I think this was marvelously straight forward! I often see bloggers showing makes that have been franken-patterned and I always wonder how they meld patterns that aren’t drafted to go together. It’s nice to see the steps for how you did this one.

        Reply
  • charliewensley

    Brilliant, thank you for posting this. I have a question. I am tall and super long in the chest so added an inch to the chest when making my alder which also added an inch to the armhole and now fits really well. I haven’t yet made an archer – despite having the pattern for a year now (!), so I’m wondering if I can just follow these instructions as they are or would need to add length to the archer first. What would you recommend? Still yet to find my perfect plaid, but at least I’ll be ready to go when I do!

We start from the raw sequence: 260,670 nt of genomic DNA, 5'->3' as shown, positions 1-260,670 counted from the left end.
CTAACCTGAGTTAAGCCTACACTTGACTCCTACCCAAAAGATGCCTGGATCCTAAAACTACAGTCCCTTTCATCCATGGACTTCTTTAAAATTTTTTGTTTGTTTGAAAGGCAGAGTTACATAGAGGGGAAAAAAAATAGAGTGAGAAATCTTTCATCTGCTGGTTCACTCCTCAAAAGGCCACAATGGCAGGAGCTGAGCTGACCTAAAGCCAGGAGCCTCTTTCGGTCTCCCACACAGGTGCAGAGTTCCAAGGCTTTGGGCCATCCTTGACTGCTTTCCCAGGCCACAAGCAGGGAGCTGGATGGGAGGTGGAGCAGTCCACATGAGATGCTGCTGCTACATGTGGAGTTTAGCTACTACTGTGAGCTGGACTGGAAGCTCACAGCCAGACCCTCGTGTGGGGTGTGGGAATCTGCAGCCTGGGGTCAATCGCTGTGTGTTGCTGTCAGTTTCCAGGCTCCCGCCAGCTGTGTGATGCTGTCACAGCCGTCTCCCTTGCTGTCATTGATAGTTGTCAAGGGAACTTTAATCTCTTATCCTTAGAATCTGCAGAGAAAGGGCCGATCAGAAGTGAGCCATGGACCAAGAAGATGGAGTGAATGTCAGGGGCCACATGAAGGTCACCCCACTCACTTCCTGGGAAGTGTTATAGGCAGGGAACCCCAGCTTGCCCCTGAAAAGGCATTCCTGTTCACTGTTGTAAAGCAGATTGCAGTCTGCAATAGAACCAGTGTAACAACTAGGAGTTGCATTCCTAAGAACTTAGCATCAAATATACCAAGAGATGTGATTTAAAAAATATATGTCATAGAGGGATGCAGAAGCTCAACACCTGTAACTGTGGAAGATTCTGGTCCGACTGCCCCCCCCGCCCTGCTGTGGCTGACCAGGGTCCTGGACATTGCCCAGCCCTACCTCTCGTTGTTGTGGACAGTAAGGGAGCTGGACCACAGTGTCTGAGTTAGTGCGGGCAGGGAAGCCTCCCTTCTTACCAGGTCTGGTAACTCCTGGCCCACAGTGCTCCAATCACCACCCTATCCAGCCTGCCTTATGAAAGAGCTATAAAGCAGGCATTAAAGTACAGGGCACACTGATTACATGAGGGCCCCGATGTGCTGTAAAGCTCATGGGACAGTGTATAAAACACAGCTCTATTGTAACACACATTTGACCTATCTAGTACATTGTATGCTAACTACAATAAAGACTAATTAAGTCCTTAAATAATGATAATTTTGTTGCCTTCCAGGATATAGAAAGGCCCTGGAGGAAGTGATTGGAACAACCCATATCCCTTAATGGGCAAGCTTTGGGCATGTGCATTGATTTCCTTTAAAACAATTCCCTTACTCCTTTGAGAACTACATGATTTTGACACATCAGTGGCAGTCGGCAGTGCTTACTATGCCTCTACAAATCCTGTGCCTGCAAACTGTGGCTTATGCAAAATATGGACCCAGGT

Reply
    • Jen

      Depending on what size you’re making you may not need to. The Archer has a bit more grade through the armhole than the Alder due to the fact that it’s slightly oversized and not sleeveless so there’s a chance you may be okay. On the smaller sizes you may need to, but on the larger perhaps not. Unfortunately it’s hard to say. I’d recommend making a muslin and seeing how it works out, or at least applying similar changes as above and measuring the armhole.

      Reply
  • Kelly

    Thank you!!! I only recently finally made some archers, so who knows how long it will take me to make an alder, but I’m definitely saving this for when it happens!

    Reply
  • Genya Kulakov

    I will be totaly rude 🙁 and I maybe the only one on the globe that hasn’t purchased the Archer pattern yet.
    Can you please (!!!) make a bundle price for Archer+ Adler.